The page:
INTRAOPERATIVE OPTICAL COHERENCE TOMOGRAPHY DURING VITREORETINAL SURGERY FOR DENSE VITREOUS HEMORRHAGE IN THE PIONEER STUDY

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Abstract

Purpose:

To evaluate the feasibility and utility of intraoperative optical coherence tomography (OCT) during pars plana vitrectomy surgery for dense vitreous hemorrhage.

Methods:

The Prospective Assessment of Intraoperative and Perioperative OCT for Ophthalmic Surgery study examined the utility of intraoperative OCT in ophthalmic surgery. Intraoperative scanning was performed with a microscope-mounted spectral domain OCT system. This report is a case series of those eyes undergoing pars plana vitrectomy for dense central vitreous hemorrhage that precluded preoperative OCT assessment. Intraoperative OCT images were qualitatively evaluated for retinal abnormalities that might impact intraoperative or perioperative management. Clinical variables were collected and assessed. Surgeon assessment of intraoperative OCT utility was also evaluated.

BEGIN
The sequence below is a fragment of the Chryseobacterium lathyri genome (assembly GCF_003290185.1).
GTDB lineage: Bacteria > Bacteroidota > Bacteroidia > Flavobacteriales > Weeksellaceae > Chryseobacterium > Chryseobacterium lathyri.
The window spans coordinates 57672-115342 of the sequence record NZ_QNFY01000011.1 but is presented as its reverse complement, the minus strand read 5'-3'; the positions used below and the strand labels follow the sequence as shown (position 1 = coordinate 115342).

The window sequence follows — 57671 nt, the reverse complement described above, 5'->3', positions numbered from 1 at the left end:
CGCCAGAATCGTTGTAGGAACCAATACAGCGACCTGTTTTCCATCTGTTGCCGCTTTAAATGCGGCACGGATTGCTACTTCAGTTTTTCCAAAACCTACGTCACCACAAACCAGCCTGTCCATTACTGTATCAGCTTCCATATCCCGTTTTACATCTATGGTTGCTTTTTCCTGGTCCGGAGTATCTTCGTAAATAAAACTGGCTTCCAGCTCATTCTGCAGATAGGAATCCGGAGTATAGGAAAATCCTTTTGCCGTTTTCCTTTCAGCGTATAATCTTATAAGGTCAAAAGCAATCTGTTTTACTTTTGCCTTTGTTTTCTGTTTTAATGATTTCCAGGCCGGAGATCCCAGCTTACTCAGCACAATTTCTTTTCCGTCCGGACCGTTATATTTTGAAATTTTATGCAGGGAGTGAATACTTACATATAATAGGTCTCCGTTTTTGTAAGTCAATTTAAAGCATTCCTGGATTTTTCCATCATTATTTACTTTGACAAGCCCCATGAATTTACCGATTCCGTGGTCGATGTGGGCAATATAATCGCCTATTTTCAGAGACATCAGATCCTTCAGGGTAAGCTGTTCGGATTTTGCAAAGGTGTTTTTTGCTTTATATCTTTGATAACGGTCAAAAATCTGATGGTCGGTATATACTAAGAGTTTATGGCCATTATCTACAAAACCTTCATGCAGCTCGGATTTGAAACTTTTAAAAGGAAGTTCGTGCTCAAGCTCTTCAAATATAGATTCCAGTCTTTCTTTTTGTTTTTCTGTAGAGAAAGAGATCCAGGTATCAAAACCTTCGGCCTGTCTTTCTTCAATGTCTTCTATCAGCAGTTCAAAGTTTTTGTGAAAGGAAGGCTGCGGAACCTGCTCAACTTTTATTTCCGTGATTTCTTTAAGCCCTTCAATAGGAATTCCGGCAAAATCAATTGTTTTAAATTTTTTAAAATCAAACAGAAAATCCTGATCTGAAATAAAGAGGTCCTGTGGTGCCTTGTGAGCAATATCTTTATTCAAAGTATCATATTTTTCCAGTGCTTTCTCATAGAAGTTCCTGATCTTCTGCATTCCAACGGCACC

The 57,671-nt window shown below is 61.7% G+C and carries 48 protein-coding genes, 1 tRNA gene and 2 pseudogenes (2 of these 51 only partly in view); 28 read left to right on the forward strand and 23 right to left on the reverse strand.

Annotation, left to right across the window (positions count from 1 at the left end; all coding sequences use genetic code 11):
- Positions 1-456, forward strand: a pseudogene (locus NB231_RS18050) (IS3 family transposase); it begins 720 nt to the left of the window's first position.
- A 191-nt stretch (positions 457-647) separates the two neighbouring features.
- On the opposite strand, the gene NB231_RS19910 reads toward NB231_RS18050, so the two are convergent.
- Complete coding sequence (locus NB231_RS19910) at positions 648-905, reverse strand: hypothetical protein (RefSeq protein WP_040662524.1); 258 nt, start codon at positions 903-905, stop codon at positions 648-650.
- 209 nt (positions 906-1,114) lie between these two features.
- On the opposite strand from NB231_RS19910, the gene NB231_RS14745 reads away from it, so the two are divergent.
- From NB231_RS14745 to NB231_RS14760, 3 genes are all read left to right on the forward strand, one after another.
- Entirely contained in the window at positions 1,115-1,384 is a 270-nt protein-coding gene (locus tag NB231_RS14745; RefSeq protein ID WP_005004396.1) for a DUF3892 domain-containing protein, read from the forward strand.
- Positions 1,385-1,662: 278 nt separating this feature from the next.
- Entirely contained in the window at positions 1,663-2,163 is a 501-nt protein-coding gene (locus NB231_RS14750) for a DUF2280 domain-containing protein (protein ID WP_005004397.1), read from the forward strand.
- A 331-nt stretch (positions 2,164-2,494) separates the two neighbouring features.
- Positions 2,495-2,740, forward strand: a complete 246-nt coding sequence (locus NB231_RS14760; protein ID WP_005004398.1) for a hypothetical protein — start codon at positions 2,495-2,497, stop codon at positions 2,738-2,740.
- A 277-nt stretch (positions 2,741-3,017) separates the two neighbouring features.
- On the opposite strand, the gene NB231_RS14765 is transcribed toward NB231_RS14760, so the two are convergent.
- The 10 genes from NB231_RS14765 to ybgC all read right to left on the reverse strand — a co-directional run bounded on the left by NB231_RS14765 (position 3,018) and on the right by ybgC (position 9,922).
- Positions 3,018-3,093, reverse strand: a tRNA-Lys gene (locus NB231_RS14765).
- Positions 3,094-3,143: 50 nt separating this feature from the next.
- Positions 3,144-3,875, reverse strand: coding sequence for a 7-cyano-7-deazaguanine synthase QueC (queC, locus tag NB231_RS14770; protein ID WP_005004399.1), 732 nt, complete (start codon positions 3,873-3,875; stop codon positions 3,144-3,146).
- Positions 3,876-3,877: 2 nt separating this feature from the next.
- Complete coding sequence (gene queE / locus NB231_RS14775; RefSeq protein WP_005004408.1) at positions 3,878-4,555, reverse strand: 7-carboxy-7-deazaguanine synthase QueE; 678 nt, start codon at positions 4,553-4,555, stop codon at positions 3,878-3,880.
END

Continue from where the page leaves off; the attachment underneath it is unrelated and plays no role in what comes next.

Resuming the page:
Results:

Twenty-three eyes were identified and included. The etiology for the vitreous hemorrhage was proliferative diabetic retinopathy (19 eyes, 82.6%), horseshoe retinal tear (1 eye, 4.3%), retinal vein occlusion with neovascularization (1 eye, 4.3%), presumed polypoid choroidal vasculopathy (1 eye, 4.3%), and presumed retinal arterial macroaneurysm (1 eye, 4.3%). Intraoperative OCT revealed epiretinal membrane (14 eyes, 60.9%), macular edema (14 eyes, 60.9%), posterior hyaloid traction (1 eye, 4.3%), and retinal detachment (1 eye, 4.3%). Surgeon feedback suggested that intraoperative OCT impacted surgical decision making in eyes where membrane peeling was performed.

Conclusion:

Intraoperative OCT during pars plana vitrectomy for vitreous hemorrhage may provide physicians with clinically relevant information that may impact surgical management, perioperative management, and patient outcomes.

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